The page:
the alternative fix

what is acupuncture?
the clash

NCCAM director Stephen Straus believes that there is promising evidence that acupuncture is effective in treating certain conditions. Harvard University's Marcia Angell is skeptical.

photo of straus
Stephen Straus, M.D.

Director, National Center for Complementary and Alternative Medicine, National Institutes of Health

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How has the practice of acupuncture in this country evolved?

Acupuncture [is] a very good illustration of the potential of alternative medicine. When I was in medical school Nixon went to China and James Reston wrote about his experience with acupuncture. What had seemed bizarre and arcane suddenly became fashionable in a country that once again was interested in things Asian...Today, forty years later, acupuncturists practice in every major medical center in every state and in every strip mall throughout the country.

Americans are fascinated by acupuncture, millions have had acupuncture, and many individuals think it works. Now, what happened in those thirty years? Part of it is a cultural and social phenomenon, part of it has to do with the fact that the community of acupuncturists were aggressive and seeded themselves throughout the country. Part of it had to do with huge immigration waves from Asia that brought those techniques as well as the acceptance of those techniques.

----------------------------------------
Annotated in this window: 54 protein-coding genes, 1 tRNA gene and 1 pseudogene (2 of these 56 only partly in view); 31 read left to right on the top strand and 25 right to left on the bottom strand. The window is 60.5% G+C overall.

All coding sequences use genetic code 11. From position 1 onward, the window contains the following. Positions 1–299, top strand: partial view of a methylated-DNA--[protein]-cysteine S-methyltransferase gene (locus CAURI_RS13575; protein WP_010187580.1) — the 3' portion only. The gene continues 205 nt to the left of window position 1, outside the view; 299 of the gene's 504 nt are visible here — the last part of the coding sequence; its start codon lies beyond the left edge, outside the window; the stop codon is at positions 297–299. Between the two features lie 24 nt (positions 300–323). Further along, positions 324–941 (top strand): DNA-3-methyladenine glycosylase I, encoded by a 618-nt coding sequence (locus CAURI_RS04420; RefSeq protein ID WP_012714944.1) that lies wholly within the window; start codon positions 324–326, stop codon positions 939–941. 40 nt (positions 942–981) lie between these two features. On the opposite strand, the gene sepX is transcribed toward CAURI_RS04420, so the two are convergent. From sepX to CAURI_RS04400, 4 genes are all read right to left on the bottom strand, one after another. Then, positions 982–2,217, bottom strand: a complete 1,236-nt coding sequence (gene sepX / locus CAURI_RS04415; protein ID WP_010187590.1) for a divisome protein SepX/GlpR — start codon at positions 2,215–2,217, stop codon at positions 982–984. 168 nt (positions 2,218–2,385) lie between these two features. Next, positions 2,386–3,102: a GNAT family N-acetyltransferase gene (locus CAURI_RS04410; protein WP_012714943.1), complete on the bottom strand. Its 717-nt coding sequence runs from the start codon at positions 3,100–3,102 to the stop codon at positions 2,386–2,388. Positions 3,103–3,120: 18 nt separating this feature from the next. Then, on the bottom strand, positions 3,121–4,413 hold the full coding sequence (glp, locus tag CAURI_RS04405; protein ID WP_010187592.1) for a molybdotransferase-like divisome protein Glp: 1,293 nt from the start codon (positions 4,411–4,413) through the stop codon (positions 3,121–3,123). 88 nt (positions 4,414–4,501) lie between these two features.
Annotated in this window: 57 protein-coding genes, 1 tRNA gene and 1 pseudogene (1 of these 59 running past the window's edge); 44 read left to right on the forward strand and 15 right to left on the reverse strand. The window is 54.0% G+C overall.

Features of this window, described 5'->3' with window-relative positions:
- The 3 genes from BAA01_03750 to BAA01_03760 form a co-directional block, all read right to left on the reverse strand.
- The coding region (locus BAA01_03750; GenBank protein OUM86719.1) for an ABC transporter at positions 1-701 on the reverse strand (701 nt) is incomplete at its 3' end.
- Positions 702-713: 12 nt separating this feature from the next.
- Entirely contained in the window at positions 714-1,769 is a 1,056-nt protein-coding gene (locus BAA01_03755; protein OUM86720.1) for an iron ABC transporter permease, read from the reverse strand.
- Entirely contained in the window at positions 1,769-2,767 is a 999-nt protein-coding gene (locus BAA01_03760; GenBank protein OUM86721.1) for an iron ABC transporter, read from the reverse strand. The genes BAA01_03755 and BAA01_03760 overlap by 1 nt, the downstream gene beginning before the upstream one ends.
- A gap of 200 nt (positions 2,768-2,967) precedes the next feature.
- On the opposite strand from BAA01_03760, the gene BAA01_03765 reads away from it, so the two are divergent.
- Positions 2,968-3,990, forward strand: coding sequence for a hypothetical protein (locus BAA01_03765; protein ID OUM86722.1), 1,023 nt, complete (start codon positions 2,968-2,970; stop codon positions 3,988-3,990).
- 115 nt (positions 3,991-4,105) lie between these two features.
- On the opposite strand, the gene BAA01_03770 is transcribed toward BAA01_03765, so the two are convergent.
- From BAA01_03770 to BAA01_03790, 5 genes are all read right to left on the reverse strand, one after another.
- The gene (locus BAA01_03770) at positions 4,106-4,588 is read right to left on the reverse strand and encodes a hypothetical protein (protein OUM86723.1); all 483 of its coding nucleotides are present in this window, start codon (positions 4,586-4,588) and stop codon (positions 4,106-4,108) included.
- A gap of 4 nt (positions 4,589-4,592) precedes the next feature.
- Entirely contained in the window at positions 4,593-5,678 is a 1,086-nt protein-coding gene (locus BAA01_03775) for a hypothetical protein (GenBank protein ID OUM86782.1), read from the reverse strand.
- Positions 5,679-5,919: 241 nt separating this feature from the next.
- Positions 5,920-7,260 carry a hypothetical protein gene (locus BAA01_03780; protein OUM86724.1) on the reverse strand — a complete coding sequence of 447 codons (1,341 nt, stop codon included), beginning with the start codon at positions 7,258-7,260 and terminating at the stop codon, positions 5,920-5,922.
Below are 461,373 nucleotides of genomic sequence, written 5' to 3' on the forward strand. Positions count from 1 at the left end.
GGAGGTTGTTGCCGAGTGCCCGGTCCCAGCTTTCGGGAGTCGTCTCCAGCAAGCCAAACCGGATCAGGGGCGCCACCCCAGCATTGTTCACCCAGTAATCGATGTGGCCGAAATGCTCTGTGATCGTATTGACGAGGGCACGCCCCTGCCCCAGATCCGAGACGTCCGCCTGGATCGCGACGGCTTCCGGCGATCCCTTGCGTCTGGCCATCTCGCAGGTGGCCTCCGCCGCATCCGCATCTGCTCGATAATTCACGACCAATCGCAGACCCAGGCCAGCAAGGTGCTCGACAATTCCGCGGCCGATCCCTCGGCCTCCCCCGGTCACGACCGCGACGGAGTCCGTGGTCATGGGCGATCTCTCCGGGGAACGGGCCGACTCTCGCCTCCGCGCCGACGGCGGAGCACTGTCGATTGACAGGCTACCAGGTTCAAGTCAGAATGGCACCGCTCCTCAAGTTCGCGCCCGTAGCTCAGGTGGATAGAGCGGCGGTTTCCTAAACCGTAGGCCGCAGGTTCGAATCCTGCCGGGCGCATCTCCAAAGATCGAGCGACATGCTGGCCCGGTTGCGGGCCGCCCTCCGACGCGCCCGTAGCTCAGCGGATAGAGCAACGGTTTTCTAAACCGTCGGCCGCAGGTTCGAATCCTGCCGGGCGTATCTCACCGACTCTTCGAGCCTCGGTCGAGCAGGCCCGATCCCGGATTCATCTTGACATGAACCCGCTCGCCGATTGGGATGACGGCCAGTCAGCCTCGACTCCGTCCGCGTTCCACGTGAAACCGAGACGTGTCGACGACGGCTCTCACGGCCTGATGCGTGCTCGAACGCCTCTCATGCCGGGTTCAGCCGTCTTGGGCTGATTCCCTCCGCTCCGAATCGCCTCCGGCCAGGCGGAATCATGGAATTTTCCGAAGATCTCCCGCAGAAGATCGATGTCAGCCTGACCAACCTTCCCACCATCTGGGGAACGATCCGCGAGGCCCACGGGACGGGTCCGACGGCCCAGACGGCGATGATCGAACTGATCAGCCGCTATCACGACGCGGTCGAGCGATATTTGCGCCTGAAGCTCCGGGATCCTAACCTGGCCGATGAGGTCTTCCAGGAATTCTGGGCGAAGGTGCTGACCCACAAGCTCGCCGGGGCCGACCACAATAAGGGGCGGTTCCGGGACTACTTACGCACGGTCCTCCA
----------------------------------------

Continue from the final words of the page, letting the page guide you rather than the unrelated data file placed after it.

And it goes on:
But two other very important things happened...There was decent evidence emerging that it was useful for some indications, and there were data suggesting how it works. Starting in the 1970s, scientists in China and elsewhere began to show that acupuncture activates certain parts of the nervous system and engages processes that can relieve pain the same way that morphine relieves pain. So if you understand the mechanism and you have some evidence that it works, it becomes a lot easier to accept it as a rational alternative to other approaches.

What do the data say about the benefits of acupuncture?

There are thousands of publications; most of them are not worth their salt. Many are decent studies, but they're small. There are few large studies and we today at the National Center for Complementary and Alternative Medicine are funding the largest ever studies of acupuncture.